Insects pollinate crops, are a source of food and other products and work as natural predators in the field. Yet insects often have a negative reputation in agriculture, with the words “insects” and “pests” often used interchangeably. Billions of dollars are spent every year fighting them. Insect populations are affected, sometimes seriously, by many different factors. The decline in bee populations and in pollination, for example, is increasingly attracting media coverage, and is coming to be recognised as a serious problem. It is thought that about one third of all the food we eat is dependent on bee pollination. The use of pesticides, a loss of habitats, light and air pollution, the use of mobile phones, the cultivation of invasive exogenous species, the spread of disease; all provide potential threats for insect populations. What are the implications of this for family farmers? Can they contribute to efforts to restore insect populations?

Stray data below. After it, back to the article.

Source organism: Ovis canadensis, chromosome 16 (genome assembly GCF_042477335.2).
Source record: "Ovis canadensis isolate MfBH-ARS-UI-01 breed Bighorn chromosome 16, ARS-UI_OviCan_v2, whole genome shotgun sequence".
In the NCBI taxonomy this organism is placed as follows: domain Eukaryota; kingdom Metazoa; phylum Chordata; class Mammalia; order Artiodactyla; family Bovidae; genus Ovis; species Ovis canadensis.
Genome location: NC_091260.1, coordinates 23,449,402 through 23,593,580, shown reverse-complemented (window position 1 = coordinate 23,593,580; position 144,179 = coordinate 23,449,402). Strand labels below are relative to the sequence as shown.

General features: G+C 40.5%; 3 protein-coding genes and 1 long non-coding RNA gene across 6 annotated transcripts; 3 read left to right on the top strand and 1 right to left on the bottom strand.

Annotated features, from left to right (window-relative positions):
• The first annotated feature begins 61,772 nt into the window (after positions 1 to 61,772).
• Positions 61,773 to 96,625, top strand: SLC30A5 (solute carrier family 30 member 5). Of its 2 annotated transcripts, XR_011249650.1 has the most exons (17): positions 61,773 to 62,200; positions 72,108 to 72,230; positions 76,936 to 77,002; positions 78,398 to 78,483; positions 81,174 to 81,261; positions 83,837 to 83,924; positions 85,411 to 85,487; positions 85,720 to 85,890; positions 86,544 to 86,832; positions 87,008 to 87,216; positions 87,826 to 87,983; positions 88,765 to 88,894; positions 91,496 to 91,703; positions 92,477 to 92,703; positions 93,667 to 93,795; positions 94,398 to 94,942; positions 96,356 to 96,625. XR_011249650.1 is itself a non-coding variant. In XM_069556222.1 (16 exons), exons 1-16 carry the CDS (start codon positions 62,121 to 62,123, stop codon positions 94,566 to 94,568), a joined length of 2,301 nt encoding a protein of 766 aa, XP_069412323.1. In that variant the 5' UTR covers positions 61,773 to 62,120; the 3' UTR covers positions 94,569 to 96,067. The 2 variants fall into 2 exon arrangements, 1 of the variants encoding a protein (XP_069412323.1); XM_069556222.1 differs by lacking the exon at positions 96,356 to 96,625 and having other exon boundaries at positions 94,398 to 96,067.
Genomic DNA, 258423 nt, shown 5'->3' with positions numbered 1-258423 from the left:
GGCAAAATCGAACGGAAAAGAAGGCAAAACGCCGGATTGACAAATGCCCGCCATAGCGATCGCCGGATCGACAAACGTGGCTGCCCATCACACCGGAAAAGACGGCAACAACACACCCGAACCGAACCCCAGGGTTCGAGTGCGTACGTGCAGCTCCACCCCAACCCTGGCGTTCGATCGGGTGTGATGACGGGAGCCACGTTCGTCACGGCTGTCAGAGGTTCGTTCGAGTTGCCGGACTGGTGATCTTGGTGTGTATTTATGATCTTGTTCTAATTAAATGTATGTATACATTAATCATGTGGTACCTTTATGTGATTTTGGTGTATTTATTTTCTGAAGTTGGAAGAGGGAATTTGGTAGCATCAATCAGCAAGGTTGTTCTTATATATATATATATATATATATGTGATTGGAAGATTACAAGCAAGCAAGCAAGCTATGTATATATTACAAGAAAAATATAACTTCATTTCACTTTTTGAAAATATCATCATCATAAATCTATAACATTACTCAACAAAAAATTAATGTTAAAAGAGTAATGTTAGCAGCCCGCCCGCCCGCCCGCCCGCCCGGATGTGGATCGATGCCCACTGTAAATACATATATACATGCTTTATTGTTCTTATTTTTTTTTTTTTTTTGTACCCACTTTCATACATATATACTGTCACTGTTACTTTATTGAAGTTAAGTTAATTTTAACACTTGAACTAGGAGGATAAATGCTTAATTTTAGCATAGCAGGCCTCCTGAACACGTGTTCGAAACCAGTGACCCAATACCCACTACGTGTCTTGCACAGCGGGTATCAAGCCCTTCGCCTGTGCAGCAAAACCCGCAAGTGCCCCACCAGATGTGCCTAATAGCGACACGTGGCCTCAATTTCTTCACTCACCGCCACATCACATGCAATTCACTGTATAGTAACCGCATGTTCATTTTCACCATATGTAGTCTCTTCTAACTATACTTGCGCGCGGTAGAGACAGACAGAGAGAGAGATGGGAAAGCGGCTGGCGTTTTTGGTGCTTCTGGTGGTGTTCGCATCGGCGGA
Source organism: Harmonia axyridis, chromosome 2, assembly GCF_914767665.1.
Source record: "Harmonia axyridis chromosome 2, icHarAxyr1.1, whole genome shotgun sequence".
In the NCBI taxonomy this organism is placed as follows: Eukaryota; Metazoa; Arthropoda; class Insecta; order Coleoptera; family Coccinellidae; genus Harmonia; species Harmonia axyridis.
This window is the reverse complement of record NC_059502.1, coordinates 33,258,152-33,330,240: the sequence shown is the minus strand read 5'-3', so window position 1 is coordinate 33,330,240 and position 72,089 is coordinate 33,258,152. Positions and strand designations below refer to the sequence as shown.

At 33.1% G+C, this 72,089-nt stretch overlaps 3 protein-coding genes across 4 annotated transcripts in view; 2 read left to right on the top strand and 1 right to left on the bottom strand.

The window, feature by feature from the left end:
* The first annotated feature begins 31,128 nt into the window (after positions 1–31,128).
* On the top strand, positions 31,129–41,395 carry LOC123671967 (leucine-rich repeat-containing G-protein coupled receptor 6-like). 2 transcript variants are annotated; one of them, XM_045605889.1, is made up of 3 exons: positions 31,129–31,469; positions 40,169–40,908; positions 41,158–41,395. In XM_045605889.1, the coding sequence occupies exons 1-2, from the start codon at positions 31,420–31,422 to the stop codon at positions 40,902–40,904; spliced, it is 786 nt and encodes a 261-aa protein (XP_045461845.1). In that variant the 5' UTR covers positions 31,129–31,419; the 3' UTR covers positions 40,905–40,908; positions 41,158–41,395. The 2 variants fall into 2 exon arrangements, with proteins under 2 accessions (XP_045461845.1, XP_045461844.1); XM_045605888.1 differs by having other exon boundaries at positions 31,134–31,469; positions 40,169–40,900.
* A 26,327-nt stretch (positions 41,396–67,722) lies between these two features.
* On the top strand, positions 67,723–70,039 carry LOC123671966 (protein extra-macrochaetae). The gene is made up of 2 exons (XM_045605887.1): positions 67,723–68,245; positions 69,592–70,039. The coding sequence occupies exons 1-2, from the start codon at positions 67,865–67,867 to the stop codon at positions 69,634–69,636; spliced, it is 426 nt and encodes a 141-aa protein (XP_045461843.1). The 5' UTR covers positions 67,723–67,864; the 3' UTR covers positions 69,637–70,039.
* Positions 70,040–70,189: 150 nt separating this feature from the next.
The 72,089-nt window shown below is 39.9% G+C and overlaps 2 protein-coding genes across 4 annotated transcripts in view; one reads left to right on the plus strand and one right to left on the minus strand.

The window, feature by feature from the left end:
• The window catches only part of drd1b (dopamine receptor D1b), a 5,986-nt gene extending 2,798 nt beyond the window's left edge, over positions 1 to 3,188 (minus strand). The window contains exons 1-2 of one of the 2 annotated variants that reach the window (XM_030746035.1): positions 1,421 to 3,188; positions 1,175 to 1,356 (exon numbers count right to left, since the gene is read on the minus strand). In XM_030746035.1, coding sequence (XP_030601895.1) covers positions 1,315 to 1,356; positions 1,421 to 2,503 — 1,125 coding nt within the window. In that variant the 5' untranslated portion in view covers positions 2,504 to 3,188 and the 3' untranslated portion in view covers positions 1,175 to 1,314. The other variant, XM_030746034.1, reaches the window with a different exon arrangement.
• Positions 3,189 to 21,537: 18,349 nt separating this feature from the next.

How do insects contribute to strengthening the functions, processes and resilience of ecosystems? How can farmers support their “successful integration”? Our March 2012 issue will look at these issues, focusing on the many ways in which small-scale farmers benefit from insects, and on the steps they take in order to increase these benefits.
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